Fring. Wow, yet another astonishingly cool tech launches. Basically we’re talking mobile P2P VoIP. So now you can use Skype or Google Talk on your mobile phone, with full functionality, no need for additional hardware or a PC in between. Forget about Eqo, with its patchy functionality, this puppy works. I installed Fring in about 5 minutes over SMS and immediately all of my Skype contacts appeared on my handset ready to chat, call or Skype Out. Super super clever. No charge, just the data costs of sending voice or text over 3G. Super cheap international mobile to mobile voice chat anyone? Read on for more info and screenshots…
The downside – you knew there would be one, didn’t you? – is that it’s a Symbian Series 60 3G product only at the moment, which may reflect the fact that it’s still in beta. In fact right now it will only work with around seven Nokia phones, including the N70, N90 and 6630. But the promise of free…er cheap… mobile to mobile voice calls without WiFi, extra hardware or a PC means that this is a winner tech in every way. The sound you hear is a pack of mobile telco executives running around in circles wailing and gnashing.
I tried it on my N70 handset in a very patchy 3G reception area and the voice quality was superb at my end, although my brother in law in Spain was having trouble hearing me due to break up. But a free voice call to Spain from my mobile was pretty cool all round, so I kept grinning. By the way, the sound effects you hear are the exact same Skype sounds, including the ring tones, which is quite neat. The real trick to this service of course is to find a cheap or flat rate data plan from your mobile service provider to keep the ‘free’ calls as cheap as possible. It will be interesting to see whether data plans which ban Skype – like T-Mobile’s Walk n’Talk – will react to this kind of middleware software by banning them as they come on to the market, or whether they’ll change their business plans to avoid confrontation. My bet is on the latter. Eventually.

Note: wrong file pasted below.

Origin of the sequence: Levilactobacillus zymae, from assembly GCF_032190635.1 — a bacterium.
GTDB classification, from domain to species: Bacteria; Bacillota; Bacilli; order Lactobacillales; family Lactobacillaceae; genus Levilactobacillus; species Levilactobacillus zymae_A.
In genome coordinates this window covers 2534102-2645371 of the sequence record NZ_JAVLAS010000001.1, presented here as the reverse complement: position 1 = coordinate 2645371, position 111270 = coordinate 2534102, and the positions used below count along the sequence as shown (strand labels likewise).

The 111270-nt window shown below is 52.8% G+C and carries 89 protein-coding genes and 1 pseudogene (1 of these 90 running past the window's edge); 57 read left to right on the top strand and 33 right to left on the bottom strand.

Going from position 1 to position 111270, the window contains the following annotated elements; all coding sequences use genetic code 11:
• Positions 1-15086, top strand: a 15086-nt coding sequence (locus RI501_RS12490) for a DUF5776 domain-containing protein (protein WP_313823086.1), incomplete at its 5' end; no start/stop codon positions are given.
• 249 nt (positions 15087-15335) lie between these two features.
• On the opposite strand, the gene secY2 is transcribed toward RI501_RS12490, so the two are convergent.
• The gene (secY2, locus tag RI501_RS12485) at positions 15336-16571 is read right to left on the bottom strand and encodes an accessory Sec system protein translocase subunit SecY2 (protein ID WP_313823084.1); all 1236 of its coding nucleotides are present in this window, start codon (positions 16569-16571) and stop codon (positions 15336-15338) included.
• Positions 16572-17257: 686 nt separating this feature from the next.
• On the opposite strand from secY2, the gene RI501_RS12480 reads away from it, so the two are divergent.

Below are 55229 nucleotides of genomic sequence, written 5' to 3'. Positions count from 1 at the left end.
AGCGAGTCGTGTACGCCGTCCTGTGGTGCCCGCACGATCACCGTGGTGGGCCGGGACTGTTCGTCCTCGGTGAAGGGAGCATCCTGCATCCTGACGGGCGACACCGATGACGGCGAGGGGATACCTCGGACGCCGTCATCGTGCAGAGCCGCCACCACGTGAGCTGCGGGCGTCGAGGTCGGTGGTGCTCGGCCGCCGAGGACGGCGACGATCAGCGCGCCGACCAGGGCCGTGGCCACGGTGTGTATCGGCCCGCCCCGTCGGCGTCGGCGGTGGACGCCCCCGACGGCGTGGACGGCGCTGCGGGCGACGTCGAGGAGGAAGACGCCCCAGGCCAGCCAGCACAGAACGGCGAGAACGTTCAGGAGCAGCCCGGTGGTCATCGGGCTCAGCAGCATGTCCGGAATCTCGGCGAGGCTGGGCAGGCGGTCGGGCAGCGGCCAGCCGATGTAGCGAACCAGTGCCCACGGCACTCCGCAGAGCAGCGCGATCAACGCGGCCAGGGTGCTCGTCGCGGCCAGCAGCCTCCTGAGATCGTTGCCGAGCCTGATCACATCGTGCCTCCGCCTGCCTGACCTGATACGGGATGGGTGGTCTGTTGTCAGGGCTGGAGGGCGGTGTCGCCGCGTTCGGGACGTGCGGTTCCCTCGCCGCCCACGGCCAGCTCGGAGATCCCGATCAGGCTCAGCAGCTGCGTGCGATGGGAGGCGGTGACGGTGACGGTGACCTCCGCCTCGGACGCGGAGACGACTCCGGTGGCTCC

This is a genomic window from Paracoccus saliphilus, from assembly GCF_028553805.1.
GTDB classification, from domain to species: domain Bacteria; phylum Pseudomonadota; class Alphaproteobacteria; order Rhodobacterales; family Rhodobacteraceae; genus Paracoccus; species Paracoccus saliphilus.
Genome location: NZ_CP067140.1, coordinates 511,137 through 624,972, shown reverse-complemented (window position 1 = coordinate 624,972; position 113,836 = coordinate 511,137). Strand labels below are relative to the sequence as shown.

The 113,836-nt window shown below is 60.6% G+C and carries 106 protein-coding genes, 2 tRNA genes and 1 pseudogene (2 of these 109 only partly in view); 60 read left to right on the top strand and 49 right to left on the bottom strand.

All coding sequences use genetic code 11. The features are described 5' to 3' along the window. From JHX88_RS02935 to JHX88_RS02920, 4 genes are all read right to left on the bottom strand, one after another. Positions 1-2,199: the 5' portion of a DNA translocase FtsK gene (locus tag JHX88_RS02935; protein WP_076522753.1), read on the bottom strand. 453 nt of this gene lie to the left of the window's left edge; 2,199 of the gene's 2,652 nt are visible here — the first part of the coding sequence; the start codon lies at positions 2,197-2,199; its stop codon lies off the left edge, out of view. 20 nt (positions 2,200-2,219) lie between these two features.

Anyway for now, Fring has the market just about to itself, and it works. The company behind it say that they’re currently focusing solely on the user experience, so they have no plans to charge for the service, which leaves a big question in terms of how they’ll fund the business long term, but we’ll see. Another big test will be to see how well the system scales. It’s OK running gateways on small beta programs, it’s only when you’ve got several hundred thousand users all logging on to chat at once that you’re going to know exactly how robust your system is. Which may be part of the reason why the system currently only works on a limited number of handsets.
Oh and yes, it’s an international service, so there’s no geographical constraints to using it as long as you have 3G in your location. Give it a go and let me know what you think.